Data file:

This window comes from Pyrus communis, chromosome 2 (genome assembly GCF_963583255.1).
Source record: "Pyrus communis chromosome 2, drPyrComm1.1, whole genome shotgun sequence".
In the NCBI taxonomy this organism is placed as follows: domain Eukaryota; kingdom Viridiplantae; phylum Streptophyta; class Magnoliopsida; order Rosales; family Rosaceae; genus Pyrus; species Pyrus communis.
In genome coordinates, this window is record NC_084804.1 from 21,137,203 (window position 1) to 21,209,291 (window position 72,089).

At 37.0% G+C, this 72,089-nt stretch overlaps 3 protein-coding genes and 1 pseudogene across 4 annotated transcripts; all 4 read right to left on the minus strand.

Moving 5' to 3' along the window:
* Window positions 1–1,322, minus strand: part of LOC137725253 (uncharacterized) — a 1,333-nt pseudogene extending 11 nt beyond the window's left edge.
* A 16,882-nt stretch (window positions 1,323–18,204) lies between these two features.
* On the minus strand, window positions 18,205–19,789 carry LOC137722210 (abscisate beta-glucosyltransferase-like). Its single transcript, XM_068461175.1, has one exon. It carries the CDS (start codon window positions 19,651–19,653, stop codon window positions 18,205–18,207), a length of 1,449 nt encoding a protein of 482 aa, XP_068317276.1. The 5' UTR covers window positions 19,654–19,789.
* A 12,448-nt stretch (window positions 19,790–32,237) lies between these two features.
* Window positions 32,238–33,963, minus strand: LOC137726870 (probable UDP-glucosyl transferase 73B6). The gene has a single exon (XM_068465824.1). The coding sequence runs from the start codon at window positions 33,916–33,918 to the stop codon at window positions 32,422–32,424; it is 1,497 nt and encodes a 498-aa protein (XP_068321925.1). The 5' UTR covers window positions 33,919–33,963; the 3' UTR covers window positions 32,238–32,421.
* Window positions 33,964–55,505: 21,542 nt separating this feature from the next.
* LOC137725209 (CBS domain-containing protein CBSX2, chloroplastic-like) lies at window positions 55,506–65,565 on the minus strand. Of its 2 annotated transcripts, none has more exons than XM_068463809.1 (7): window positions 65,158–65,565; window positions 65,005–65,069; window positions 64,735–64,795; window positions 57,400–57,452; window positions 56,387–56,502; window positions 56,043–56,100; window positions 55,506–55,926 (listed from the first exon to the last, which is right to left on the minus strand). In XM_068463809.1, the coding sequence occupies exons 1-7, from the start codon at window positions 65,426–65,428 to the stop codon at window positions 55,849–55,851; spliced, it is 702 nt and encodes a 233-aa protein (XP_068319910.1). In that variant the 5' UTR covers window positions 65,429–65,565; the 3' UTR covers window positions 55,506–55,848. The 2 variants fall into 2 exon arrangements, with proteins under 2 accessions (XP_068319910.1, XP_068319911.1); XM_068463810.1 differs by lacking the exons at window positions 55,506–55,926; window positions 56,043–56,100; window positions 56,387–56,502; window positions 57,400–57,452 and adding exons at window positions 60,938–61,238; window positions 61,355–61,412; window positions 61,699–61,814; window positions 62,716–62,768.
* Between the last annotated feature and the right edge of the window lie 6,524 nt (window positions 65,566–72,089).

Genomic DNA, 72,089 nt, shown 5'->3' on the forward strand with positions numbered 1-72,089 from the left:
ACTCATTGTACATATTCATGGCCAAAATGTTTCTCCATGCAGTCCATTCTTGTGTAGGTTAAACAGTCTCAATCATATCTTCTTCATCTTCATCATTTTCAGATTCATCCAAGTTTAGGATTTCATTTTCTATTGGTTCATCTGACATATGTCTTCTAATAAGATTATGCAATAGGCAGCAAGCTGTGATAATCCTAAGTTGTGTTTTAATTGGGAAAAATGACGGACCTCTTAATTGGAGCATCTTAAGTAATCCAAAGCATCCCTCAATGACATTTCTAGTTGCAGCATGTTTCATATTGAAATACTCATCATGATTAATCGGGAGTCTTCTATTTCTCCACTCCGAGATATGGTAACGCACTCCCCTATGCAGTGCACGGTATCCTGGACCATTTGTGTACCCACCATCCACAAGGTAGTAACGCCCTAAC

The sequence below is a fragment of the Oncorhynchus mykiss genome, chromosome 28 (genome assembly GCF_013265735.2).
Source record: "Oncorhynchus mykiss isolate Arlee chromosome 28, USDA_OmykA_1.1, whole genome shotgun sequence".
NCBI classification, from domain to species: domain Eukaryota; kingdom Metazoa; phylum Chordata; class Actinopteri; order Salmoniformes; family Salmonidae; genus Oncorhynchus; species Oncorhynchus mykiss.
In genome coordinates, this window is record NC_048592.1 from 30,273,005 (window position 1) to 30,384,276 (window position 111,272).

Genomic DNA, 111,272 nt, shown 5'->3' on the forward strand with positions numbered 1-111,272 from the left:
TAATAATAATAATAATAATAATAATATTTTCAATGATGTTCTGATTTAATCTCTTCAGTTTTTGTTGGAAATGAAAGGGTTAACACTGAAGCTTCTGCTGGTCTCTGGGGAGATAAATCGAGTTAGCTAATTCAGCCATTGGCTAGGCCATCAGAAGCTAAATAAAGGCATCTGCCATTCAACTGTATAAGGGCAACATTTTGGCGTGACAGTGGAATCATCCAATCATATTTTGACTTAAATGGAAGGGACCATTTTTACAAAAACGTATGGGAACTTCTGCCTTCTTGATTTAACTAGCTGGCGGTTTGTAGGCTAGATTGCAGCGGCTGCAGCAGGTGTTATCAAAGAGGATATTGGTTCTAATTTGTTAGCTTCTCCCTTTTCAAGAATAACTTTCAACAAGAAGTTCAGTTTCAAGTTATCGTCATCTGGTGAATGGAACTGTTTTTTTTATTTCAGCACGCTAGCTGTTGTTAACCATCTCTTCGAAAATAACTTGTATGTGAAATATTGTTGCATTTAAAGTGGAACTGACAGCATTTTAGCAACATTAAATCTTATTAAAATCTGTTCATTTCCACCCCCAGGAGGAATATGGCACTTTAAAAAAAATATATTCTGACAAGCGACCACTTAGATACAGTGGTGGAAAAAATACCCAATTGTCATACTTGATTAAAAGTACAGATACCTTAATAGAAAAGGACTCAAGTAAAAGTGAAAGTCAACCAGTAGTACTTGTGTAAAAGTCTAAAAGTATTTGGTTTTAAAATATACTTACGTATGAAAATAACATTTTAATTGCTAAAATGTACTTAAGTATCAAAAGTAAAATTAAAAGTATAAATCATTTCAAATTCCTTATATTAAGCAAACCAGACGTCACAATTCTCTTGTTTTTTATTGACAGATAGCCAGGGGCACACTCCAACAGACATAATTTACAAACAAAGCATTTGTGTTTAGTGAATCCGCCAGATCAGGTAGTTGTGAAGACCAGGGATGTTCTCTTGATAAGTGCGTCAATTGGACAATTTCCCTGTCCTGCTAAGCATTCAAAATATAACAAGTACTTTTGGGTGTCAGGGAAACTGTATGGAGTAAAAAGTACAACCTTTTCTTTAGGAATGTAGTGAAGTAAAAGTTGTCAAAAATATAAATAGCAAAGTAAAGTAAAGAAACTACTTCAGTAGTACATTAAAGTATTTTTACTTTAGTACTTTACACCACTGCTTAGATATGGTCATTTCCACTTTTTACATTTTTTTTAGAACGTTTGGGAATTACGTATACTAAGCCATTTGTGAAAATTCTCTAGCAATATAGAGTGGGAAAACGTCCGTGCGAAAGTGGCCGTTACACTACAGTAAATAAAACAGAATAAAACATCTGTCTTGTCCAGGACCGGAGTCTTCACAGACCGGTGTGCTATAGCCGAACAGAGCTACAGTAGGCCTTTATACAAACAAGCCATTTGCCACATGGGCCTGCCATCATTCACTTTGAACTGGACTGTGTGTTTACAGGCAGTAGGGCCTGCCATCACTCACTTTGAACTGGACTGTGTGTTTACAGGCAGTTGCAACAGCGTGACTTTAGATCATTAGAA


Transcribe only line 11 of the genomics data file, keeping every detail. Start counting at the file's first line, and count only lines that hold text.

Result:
* Window positions 32,238–33,963, minus strand: LOC137726870 (probable UDP-glucosyl transferase 73B6). The gene has a single exon (XM_068465824.1). The coding sequence runs from the start codon at window positions 33,916–33,918 to the stop codon at window positions 32,422–32,424; it is 1,497 nt and encodes a 498-aa protein (XP_068321925.1). The 5' UTR covers window positions 33,919–33,963; the 3' UTR covers window positions 32,238–32,421.